Of all movies to see with an auditorium full of crying babies, it just had to be Synecdoche, New York. Fortunately, this was my second time watching the film, which requires a good deal of attention. I usually become distracted when there's only one crying baby, let alone multiple crying babies. Shockingly, I actually came away noticing things in the film I hadn't spotted the first time around. How did this miserable moviegoing experience happen? By accident, of course. Sure, as "The Moviegoer," I've been curious about baby-friendly screenings, but I kept putting off attending one, for obvious reasons. Unfortunately, I had only one night available to visit my favorite East Bay theater, the Cerrito Speakeasy. And wouldn't you know, that one night was "Baby Brigade" night.
I may be a cinephile and a cinemaphile, but I'm hardly a cinemaniac, which means I unfortunately don't see every new release that opens in theaters. And I certainly don't find enough time in the year to see even a fraction of the old films that play in the New York's revival houses and museums. So I should be pickier about what I actually do see on the big screen. Yet I saw Semi-Pro, Jumper and Welcome Home Roscoe Jenkins all in the same month that I could have and should have instead seen Paranoid Park, The Band's Visit or any of the movies shown during Film Forum's Sidney Lumet retrospective (call me crazy, but I would have liked to have watched The Wiz on the big screen -- but it wasn't included in the series).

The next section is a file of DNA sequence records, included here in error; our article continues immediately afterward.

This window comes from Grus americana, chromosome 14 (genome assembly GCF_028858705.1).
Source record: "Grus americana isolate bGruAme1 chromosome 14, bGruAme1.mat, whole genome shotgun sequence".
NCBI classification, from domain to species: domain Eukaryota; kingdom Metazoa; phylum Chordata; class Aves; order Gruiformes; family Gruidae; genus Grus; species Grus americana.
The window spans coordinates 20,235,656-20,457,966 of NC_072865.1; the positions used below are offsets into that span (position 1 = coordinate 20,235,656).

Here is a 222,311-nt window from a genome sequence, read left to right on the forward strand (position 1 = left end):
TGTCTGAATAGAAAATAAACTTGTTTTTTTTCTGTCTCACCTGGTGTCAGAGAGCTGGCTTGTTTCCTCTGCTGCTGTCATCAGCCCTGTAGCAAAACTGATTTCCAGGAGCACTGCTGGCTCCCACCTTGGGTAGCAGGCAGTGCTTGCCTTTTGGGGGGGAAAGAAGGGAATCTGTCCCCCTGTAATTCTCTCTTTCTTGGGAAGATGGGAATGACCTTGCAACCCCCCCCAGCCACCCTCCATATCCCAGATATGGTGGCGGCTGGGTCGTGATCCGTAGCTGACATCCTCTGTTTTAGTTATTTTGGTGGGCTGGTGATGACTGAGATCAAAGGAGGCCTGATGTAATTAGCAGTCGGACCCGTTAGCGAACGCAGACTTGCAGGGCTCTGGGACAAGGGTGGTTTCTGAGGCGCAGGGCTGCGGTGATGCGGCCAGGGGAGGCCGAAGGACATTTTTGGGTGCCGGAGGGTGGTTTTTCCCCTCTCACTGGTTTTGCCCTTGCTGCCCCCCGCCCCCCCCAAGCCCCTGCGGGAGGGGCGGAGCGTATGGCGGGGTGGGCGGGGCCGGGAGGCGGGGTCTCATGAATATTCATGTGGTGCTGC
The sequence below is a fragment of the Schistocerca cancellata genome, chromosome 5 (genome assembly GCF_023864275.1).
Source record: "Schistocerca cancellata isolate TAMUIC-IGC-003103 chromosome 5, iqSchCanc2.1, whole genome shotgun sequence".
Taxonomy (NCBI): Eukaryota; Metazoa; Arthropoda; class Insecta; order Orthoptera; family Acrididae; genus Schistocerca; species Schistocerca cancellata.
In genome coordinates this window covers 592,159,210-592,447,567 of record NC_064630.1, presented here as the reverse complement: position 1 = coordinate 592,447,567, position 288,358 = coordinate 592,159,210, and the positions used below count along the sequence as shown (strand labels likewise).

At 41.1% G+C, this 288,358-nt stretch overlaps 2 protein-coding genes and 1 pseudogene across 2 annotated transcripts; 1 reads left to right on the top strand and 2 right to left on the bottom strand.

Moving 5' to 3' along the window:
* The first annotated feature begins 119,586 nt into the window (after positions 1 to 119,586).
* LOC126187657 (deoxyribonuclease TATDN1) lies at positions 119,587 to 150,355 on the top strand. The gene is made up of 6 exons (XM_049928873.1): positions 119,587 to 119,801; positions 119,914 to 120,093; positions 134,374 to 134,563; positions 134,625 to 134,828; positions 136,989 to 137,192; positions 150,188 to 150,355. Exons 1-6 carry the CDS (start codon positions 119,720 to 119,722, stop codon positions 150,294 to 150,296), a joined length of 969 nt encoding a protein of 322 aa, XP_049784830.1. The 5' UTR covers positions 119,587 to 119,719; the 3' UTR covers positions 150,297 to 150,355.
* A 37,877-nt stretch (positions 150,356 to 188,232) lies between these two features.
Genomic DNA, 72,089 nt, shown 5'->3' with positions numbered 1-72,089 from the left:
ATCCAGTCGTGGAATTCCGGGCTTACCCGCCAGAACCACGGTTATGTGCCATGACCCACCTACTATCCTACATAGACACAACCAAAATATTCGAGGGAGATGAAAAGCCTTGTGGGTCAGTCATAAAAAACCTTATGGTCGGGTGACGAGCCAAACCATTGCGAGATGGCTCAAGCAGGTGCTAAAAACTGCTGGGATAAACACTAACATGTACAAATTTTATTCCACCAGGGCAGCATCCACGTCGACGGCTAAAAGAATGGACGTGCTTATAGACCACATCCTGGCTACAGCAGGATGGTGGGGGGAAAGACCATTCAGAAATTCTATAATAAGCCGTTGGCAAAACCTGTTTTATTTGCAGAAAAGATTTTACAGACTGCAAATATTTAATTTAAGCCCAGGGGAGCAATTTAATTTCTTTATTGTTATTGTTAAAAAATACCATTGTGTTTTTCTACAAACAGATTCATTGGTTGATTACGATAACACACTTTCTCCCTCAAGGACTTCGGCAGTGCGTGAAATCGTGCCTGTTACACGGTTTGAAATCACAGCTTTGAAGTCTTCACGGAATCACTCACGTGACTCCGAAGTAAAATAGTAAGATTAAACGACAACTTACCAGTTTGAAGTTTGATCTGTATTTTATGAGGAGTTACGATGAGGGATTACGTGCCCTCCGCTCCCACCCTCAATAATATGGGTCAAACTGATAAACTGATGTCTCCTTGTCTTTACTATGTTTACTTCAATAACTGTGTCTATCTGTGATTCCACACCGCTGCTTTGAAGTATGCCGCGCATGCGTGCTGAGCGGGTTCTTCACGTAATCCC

Imagine going to see a film so long that you enter the cinema one year and exit the next. No, I'm not making a joke about the running time of Che nor the seemed length of Synecdoche, New York. I am being playful about the issue of length, though, because I'm simply bringing up the topic of attending a late night screening on New Year's Eve. Yes, such showtimes exist, although as a longtime movie theater employee I never understood why. Well, I do I know the logical reason: enough tickets will be sold for all those late shows this Wednesday night to make it worthwhile to keep the projectors running through the night.
Want to buy a multiplex? In the coming weeks or months, a number of National Amusements cinemas should be up for sale (against the vote of the company's president, Shari Redstone), and because of the way the economy is right now, and with the desperation of the chain's liquidation, they could be priced at a bargain. Unfortunately, they're still going to be too expensive for the likes of me. I'm just a cinephile who would know what to do with a multiplex if I somehow acquired one. Instead, the theaters will likely be swallowed by one of the big chains, probably Regal, who only otherwise keep things the same.